I have no recollection of my mother the years before I left the United States at the age of three. I only remember parts of the flight to Madrid and entering what would be my home for the next couple of decades. My grandmother and grandfather greeted us, and I can still hear my grandmother shout “¡Dios mio!” when she saw my father, my sister and me at her doorstep. My parents had split up and my father held custody. I was too young to know that back then.
My sister and I were raised by my grandmother, who at the time had marital troubles of her own, and by my dad, who had to start from scratch after divorcing my mother, much to his regret.
My father had to be both parents to us, and learn how to rear two daughters. He read books about raising children, as most parents do, although now you can do all this research online. However, there are no real rules that apply to child rearing, beyond the basics. It was not easy for any of us.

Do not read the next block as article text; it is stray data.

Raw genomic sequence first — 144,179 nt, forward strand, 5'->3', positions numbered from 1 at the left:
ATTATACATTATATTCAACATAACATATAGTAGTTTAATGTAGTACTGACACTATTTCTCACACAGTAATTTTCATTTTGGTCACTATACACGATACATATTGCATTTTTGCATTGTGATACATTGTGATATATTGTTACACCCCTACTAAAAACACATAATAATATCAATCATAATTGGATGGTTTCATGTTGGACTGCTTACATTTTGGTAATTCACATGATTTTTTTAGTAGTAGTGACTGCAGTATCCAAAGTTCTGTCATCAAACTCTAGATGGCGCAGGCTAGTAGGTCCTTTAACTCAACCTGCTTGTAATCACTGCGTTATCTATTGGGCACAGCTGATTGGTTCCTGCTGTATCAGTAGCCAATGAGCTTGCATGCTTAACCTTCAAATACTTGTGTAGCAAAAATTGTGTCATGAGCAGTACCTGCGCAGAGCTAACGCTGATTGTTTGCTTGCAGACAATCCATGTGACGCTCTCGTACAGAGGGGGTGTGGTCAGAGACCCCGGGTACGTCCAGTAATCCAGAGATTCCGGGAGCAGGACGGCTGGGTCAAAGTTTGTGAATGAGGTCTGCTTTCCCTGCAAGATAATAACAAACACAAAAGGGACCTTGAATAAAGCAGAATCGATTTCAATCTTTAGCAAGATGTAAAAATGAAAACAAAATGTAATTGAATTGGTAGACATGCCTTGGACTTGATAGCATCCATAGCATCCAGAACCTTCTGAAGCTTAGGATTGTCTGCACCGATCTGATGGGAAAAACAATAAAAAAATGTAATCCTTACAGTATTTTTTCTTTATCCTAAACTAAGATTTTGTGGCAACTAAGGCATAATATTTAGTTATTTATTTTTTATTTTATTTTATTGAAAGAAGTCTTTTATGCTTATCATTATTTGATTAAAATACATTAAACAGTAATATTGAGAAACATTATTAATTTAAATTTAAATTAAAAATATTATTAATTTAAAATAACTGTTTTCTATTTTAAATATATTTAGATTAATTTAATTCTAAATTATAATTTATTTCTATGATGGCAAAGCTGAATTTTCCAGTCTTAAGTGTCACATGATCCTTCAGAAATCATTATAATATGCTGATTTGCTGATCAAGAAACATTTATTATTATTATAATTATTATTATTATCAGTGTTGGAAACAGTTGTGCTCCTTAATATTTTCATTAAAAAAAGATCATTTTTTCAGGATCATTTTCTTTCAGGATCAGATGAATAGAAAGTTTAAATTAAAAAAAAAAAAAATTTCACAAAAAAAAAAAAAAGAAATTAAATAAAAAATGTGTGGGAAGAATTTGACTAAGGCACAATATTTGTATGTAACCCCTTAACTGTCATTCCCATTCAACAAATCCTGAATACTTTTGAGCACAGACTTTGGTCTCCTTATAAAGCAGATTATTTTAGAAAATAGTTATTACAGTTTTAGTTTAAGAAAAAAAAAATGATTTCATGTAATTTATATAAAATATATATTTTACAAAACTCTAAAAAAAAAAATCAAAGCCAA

You may become a motherless daughter or son through death, through divorce or abandonment, but the scarring of this event takes place at a very early age and runs deep.
How loss of a mother affects children
‘I can tell you, based on both personal experience and interviews with hundreds of motherless American women, that losing a mother at an early age is one of the most stressful life events a person can face. It completely rips apart the fabric of a child’s life.
If a son or daughter who loses a mother never receives adequate substitute mothering, the loss can do long-term damage to his or her self-esteem, ability to relate to other people, overall feelings of security and ability to trust others.’
Motherless daughters are left with a void, an empty space which stays within them through life. Some suffer the loss throughout their lives more acutely while others make up for the loss by finding a substitute mother or mothers as I did. I’ve been very lucky.
But that’s life. We all have to make do with what we have and we all keep swimming to shore with all our losses.